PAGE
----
Imports fell 0.7 per cent, compared with the previous month’s 0.3 per cent expansion.
Economists have been forecasting that the world’s second-largest economy’s trade will slow as global demand cools following interest rate hikes by the Federal Reserve and other central banks to rein in surging inflation.
Speculation about a possible relaxation of China’s zero-Covid strategy has had a huge impact on markets. On Monday, Hong Kong’s Hang Seng index gained 2.7 per cent to 16,595.91 and the Shanghai Composite rose 0.2 per cent to 3,077.85.
There has been no official confirmation in China of a major change.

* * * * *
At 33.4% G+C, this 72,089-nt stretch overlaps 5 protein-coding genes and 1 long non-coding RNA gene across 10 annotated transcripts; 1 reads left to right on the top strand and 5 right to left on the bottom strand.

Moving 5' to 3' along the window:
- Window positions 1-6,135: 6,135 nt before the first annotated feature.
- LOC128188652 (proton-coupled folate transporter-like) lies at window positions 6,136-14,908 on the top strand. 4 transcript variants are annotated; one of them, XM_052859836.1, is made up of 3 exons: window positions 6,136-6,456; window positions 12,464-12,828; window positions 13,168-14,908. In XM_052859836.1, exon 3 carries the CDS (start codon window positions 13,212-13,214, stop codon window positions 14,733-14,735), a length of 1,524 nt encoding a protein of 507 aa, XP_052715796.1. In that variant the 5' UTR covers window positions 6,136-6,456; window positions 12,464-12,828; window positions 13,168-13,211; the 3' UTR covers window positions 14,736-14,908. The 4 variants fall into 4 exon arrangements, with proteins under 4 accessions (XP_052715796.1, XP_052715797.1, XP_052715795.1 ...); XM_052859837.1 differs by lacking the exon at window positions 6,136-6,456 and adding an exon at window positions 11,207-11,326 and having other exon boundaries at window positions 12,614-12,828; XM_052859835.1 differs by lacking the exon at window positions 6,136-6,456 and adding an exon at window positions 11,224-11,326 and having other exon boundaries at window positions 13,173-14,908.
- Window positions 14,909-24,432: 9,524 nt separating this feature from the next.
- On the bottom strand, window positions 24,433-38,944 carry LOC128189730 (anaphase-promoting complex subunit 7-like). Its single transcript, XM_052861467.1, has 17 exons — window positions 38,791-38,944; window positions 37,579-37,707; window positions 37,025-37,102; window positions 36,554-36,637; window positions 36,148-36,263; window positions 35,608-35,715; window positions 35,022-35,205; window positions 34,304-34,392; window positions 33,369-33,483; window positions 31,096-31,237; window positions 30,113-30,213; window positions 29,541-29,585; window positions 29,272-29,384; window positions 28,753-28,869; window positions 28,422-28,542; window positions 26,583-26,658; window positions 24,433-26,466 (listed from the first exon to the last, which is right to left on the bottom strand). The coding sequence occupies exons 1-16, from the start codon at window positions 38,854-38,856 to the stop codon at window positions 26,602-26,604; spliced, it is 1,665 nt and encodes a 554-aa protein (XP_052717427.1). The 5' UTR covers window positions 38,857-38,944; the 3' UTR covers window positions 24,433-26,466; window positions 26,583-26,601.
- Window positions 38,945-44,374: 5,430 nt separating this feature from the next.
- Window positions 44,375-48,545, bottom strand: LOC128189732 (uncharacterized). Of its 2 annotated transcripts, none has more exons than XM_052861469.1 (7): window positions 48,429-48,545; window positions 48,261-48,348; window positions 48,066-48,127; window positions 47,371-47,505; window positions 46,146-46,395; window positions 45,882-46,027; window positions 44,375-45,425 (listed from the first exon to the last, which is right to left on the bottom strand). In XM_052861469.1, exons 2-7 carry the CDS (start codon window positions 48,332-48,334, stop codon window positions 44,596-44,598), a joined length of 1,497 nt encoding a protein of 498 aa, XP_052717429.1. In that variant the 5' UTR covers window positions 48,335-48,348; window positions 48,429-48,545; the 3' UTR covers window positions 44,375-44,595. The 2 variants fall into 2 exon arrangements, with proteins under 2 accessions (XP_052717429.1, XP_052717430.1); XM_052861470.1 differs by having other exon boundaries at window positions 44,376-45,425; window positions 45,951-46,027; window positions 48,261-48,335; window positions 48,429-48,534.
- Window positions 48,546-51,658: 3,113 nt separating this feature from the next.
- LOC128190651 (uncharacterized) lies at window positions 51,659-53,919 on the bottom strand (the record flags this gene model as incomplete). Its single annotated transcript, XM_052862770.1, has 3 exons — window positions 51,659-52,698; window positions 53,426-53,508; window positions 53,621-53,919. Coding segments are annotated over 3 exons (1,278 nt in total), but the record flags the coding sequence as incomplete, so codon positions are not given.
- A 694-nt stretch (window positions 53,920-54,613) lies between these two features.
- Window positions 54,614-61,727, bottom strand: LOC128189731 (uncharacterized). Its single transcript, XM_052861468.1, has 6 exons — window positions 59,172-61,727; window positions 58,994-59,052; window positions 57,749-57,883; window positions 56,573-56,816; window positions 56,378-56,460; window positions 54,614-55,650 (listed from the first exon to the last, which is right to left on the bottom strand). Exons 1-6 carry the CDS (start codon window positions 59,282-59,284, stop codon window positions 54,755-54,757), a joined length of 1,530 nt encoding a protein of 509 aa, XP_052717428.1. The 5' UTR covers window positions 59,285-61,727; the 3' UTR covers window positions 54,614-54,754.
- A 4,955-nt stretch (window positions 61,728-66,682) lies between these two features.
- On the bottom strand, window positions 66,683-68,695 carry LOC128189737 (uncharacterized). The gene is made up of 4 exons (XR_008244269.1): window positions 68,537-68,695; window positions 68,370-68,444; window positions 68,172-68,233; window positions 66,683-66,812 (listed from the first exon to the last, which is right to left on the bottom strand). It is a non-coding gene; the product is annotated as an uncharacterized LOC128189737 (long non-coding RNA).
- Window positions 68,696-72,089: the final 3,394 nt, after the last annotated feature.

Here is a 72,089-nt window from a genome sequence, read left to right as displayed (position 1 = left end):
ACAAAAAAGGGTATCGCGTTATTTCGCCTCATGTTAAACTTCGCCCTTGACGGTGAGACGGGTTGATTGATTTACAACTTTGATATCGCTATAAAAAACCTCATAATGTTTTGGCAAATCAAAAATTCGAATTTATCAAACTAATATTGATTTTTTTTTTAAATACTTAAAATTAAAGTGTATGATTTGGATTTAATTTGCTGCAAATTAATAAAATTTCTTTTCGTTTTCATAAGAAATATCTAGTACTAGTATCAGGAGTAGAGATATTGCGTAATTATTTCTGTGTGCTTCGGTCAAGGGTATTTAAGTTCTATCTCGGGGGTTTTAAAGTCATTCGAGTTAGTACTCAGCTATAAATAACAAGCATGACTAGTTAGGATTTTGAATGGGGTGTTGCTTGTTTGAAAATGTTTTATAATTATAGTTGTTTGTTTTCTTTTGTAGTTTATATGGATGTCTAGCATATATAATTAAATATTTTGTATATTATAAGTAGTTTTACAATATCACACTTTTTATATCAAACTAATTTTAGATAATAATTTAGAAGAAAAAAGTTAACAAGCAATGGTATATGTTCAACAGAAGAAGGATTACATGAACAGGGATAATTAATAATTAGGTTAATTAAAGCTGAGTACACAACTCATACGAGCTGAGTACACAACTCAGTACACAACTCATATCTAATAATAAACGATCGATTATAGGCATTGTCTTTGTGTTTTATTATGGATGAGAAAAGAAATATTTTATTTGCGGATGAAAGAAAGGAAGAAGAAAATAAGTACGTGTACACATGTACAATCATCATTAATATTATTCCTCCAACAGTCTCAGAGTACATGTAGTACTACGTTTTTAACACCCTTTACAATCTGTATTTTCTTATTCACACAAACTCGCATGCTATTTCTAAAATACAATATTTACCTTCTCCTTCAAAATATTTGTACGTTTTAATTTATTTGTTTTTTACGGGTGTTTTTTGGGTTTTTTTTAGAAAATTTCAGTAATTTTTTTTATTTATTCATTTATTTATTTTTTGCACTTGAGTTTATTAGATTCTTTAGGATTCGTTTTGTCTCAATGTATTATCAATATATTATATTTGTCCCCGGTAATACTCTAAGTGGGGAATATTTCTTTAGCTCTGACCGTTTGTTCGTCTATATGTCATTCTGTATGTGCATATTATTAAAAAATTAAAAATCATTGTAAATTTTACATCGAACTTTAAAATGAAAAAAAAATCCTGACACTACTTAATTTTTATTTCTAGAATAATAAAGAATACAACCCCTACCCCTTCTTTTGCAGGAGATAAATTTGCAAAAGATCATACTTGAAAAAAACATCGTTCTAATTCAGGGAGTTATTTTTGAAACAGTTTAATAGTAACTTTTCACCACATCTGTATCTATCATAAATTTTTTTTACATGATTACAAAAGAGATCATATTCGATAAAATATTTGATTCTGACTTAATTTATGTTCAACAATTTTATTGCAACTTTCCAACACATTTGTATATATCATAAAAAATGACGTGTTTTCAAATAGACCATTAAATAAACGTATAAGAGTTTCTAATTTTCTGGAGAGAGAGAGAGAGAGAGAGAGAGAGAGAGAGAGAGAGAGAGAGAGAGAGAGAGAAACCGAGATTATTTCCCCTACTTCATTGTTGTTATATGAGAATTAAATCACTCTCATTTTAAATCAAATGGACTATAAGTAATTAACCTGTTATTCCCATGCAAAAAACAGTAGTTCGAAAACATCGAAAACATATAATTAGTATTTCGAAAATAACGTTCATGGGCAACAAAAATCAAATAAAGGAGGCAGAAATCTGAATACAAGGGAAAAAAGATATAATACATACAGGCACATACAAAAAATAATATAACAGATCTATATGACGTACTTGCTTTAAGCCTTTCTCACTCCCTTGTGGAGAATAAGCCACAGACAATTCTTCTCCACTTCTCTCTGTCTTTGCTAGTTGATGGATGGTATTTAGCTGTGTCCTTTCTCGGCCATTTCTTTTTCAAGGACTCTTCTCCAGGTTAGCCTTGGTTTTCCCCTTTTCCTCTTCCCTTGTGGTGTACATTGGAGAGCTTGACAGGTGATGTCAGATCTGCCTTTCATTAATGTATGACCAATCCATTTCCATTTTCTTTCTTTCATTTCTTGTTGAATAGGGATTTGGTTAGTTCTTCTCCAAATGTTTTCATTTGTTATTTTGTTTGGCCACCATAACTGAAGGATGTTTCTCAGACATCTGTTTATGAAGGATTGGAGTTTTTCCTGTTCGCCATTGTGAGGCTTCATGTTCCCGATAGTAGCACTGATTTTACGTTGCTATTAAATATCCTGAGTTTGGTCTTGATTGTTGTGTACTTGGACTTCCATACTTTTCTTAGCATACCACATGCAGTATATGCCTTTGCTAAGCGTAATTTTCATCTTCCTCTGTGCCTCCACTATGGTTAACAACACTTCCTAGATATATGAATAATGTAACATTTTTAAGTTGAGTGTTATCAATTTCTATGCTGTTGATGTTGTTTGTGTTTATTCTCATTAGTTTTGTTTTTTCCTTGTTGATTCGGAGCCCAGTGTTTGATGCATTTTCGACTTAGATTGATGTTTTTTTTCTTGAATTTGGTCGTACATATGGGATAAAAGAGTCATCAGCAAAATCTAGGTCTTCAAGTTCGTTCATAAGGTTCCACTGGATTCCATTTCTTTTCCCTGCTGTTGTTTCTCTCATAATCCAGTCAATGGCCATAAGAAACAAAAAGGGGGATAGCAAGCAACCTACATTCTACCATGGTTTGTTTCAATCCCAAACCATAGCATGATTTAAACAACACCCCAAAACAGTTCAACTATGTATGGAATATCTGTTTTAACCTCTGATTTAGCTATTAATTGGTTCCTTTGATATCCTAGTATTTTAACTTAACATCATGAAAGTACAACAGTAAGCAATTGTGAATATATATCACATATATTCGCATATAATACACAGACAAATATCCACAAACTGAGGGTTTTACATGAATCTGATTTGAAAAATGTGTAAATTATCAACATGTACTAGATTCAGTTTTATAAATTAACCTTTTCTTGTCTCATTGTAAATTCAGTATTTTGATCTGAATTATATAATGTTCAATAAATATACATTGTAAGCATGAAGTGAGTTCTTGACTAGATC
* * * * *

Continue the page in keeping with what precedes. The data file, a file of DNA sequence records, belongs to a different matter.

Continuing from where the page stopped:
“Over the weekend, Beijing has dashed hopes of China re-opening in the horizon, by reasserting of zero-Covid policies. And this could induce fresh caution,” Tan Boon Heng at Mizuho Bank in Singapore said in a report.
In the US, Tuesday’s election will decide control of Congress and key governorships. History suggests the party in power may suffer significant losses in the mid-terms, and decades-high inflation has become a significant issue for the Democrats.
Analysts say regional markets may take a wait-and-see approach ahead of the US mid-term vote.
Japan’s benchmark Nikkei 225 jumped 1.2 per cent to finish at 27,527.64. Australia’s S&P/ASX 200 gained 0.6 per cent to 6,933.70. South Korea’s Kospi gained nearly 1.0 per cent to 2,371.79.
Shares rose in Taiwan and but edged lower in India.